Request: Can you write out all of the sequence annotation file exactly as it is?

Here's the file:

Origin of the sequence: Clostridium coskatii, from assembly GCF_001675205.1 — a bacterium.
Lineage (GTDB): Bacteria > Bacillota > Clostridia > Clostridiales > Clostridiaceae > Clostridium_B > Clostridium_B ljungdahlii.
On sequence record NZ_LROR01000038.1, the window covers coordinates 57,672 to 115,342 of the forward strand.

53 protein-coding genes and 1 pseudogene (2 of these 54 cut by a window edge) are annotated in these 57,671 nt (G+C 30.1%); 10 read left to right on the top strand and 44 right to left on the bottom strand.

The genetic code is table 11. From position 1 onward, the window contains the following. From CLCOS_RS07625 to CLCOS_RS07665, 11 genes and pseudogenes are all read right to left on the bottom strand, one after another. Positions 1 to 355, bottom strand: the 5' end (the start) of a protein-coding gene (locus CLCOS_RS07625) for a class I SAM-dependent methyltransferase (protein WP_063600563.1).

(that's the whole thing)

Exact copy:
Origin of the sequence: Clostridium coskatii, from assembly GCF_001675205.1 — a bacterium.
Lineage (GTDB): Bacteria > Bacillota > Clostridia > Clostridiales > Clostridiaceae > Clostridium_B > Clostridium_B ljungdahlii.
On sequence record NZ_LROR01000038.1, the window covers coordinates 57,672 to 115,342 of the forward strand.

53 protein-coding genes and 1 pseudogene (2 of these 54 cut by a window edge) are annotated in these 57,671 nt (G+C 30.1%); 10 read left to right on the top strand and 44 right to left on the bottom strand.

The genetic code is table 11. From position 1 onward, the window contains the following. From CLCOS_RS07625 to CLCOS_RS07665, 11 genes and pseudogenes are all read right to left on the bottom strand, one after another. Positions 1 to 355, bottom strand: the 5' end (the start) of a protein-coding gene (locus CLCOS_RS07625) for a class I SAM-dependent methyltransferase (protein WP_063600563.1).